The Order of Things
We all have our routines. Some of us are more flexible than others, but most of us have specific habits we repeat daily. As they say, we are creatures of habit. Think about these two examples: Do you put on your pants or your socks first? And do you wash your face after your shower or before? Whatever your answers, do you have a reason why you chose to do these things the way you do?
Pants or Socks First?
So, when you’re getting dressed in the morning, what do you put on first, your pants or socks?
Those who argue socks must go on first say it’s because their after-shower wet feet don’t slide readily through the pant legs when dressing. Or they say putting on pants first limits their mobility, making sock application more difficult. Of course, it depends on the pants.
The others, those who adamantly believe pants must go on before socks, say they do so to avoid looking like a chicken running around in socks. (I mean no offense to any chickens out there.)
Has anyone really taken the time to objectively study the order of putting on clothes? I don’t think so. Nor do I think it is necessary. You do what works for you. And that’s true for skin care as well as clothing.
Wash Face Before or After Shower?
As a dermatologist, patients often ask me about the correct order for the application of skincare. The question, “Should I wash my face before I shower or after?” is a very common question. Usually, an angry tirade of complaints about skin pores accompanies that question.
Somehow, somewhere, visible skin pores became both the scapegoat and the reasoning behind washing habits. They really get a bad rap. The term skin pore, commonly used by both laypeople and those in the cosmetology field, is actually very misleading.
A pore is a minute opening on a surface through which gases, liquids or microscopic particles pass. In reality, no known gases, liquids or particles come or go through skin pores. The invisible openings of sweat glands are accurately called skin pores.
The visible indentations which likely represent openings of hair follicles are also called skin pores. These are the ones about which we complain.
Unfortunately, literature about skin pores is scarce. Very little science describes their incidence, cause or what we can do, if anything, to get rid of them.
One objective study showed that skin pore size does correlate with ethnicity.
Basically, pore size is genetically predetermined and seems to increase with age.
So, When Should I Wash My Face?
Back to the original question…When is the best time to wash your face, before or after the shower?
Many well-meaning people advise you to wash your face before showering. These folks argue that you need to remove everything from the skin surface so the debris does not get “caught up” in the pores that open when you take a hot shower.
The truth is that running water dilutes all the debris on the skin’s surface and washes almost everything down the drain.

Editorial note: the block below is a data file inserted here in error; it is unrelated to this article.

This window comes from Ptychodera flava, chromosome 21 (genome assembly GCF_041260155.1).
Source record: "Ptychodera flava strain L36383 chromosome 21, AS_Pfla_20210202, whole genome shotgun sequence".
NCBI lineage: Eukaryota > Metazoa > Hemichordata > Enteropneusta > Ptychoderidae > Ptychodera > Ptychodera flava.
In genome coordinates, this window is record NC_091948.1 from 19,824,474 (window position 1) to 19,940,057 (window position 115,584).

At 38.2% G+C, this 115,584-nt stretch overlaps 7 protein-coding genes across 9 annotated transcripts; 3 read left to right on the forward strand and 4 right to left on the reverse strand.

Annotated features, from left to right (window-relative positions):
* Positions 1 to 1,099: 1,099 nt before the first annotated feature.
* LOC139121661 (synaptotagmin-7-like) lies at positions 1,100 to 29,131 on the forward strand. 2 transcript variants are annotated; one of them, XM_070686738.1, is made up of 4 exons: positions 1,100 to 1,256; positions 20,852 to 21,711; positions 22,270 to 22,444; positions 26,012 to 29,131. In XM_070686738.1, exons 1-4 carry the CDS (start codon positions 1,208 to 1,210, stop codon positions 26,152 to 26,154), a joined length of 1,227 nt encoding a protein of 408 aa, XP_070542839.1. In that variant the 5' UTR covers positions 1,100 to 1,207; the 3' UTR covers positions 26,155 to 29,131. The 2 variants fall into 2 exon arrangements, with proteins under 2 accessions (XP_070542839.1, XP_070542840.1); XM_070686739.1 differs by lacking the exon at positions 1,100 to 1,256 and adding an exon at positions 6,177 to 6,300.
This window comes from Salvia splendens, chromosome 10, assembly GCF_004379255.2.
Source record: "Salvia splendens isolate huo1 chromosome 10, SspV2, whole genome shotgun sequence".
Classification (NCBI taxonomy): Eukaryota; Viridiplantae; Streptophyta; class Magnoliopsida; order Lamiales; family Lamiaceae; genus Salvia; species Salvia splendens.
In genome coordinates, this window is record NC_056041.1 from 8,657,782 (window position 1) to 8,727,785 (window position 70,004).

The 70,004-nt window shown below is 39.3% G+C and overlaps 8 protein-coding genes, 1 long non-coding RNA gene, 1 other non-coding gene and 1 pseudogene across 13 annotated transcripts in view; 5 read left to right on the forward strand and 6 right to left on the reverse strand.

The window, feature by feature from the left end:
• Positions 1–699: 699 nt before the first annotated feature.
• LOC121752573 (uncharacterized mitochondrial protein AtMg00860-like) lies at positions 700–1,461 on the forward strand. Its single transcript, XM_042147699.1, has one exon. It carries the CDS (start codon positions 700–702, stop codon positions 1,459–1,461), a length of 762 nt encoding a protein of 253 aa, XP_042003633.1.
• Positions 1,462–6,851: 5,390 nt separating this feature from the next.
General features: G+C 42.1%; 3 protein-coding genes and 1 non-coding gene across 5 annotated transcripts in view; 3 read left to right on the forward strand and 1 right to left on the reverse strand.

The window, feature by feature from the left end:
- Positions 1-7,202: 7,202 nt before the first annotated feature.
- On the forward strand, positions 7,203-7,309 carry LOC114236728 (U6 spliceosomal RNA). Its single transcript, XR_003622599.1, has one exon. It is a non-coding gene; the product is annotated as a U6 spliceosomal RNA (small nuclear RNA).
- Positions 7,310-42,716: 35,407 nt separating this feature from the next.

Additionally, no science exists that shows pores collect anything when in a shower. Yet, this often is the advice given.
Others say you need to wash your face after showering. They claim hair care products may get into the pores if you wash before the shower.
These “experts” recommend washing at the sink after your shower. Guess what? The overwhelming majority of hair care products used today are water-based and get rinsed away.
How About While in the Shower?
Finally, there are those, like me, who recommend washing their face while showering. It’s fast and it saves time and water. Instead of running water at the sink just to wash my face.
I splash water on my face with my clean hands while in the shower. Personally, I don’t use a cleanser because I don’t need one. No research proves anyone with healthy skin does.
If you’re not a mud wrestler, how much dirt truly accumulates on your face? However, if you apply oil-based makeup and would like to keep your pillowcase clean while you sleep.
I suggest you use a mild cleanser to wash your face in the evening. As I said above, do what works best for you.
One last question though…if you have healthy skin, do you really need to wash your face at all? That’s a question for another day.
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About the Author: Fayne Frey, M.D
Fayne Frey, M.D., is a board-certified clinical and surgical dermatologist practicing in West Nyack, New York, and author of The Skincare Hoax: How You’re Being Tricked into Buying Lotions, Potions & Wrinkle Cream. She specializes in the diagnosis and treatment of skin cancer and is a nationally recognized expert in the effectiveness and formulation of over-the-counter skincare products. As a speaker, Dr. Frey captivates audiences with her wry observations regarding the skincare industry. She consulted for numerous media outlets, including NBC, USA Today, and, the Huffington Post, and shared her expertise on both cable and major TV outlets. Dr. Frey is the Founder of FryFace.com, an educational skincare information and product selection service website that simplifies the overwhelming choice of effective, safe, and affordable products available. Dr. Frey is a fellow of both the American Academy of Dermatology and the American Society for Dermatologic Surgery.